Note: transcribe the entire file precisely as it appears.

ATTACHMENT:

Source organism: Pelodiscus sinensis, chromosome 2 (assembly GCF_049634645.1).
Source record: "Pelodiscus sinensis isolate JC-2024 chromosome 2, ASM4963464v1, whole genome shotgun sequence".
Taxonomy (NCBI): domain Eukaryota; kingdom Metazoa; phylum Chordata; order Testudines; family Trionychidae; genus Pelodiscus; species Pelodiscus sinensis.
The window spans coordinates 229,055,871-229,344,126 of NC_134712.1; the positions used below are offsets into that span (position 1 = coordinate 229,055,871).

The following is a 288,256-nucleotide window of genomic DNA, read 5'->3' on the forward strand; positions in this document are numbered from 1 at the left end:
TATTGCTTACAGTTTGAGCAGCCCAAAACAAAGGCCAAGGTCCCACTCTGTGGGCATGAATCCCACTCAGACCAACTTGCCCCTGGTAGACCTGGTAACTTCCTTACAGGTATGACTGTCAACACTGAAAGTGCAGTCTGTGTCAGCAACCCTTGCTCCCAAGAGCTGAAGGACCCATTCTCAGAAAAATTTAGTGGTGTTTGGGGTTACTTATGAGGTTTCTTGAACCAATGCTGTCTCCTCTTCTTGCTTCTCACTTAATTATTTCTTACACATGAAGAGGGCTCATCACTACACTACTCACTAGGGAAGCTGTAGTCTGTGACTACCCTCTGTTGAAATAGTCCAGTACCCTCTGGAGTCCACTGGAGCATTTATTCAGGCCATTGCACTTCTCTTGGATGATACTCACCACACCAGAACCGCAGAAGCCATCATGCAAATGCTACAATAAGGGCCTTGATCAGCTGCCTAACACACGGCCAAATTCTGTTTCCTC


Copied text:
Source organism: Pelodiscus sinensis, chromosome 2 (assembly GCF_049634645.1).
Source record: "Pelodiscus sinensis isolate JC-2024 chromosome 2, ASM4963464v1, whole genome shotgun sequence".
Taxonomy (NCBI): domain Eukaryota; kingdom Metazoa; phylum Chordata; order Testudines; family Trionychidae; genus Pelodiscus; species Pelodiscus sinensis.
The window spans coordinates 229,055,871-229,344,126 of NC_134712.1; the positions used below are offsets into that span (position 1 = coordinate 229,055,871).

The following is a 288,256-nucleotide window of genomic DNA, read 5'->3' on the forward strand; positions in this document are numbered from 1 at the left end:
TATTGCTTACAGTTTGAGCAGCCCAAAACAAAGGCCAAGGTCCCACTCTGTGGGCATGAATCCCACTCAGACCAACTTGCCCCTGGTAGACCTGGTAACTTCCTTACAGGTATGACTGTCAACACTGAAAGTGCAGTCTGTGTCAGCAACCCTTGCTCCCAAGAGCTGAAGGACCCATTCTCAGAAAAATTTAGTGGTGTTTGGGGTTACTTATGAGGTTTCTTGAACCAATGCTGTCTCCTCTTCTTGCTTCTCACTTAATTATTTCTTACACATGAAGAGGGCTCATCACTACACTACTCACTAGGGAAGCTGTAGTCTGTGACTACCCTCTGTTGAAATAGTCCAGTACCCTCTGGAGTCCACTGGAGCATTTATTCAGGCCATTGCACTTCTCTTGGATGATACTCACCACACCAGAACCGCAGAAGCCATCATGCAAATGCTACAATAAGGGCCTTGATCAGCTGCCTAACACACGGCCAAATTCTGTTTCCTC